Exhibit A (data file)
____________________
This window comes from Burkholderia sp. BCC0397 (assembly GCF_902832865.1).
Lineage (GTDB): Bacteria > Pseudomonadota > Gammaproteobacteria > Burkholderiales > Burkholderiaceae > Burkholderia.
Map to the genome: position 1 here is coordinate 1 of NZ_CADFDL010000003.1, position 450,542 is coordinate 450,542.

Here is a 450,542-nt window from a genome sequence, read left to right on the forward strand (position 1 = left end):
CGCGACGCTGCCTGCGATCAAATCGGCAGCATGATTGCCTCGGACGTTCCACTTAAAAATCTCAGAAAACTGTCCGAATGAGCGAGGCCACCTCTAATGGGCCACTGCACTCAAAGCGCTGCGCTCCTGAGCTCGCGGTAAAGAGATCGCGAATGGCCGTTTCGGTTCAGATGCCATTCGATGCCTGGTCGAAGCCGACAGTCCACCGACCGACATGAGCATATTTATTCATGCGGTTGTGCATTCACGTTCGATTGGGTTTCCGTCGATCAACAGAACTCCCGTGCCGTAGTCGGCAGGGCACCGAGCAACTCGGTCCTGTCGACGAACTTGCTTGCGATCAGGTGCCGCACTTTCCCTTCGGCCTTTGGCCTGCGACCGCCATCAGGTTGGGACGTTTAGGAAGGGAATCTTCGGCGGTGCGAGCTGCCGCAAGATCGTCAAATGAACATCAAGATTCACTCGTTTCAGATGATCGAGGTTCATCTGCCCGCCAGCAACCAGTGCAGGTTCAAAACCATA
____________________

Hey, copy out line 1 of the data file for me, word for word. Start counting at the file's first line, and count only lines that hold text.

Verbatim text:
This window comes from Burkholderia sp. BCC0397 (assembly GCF_902832865.1).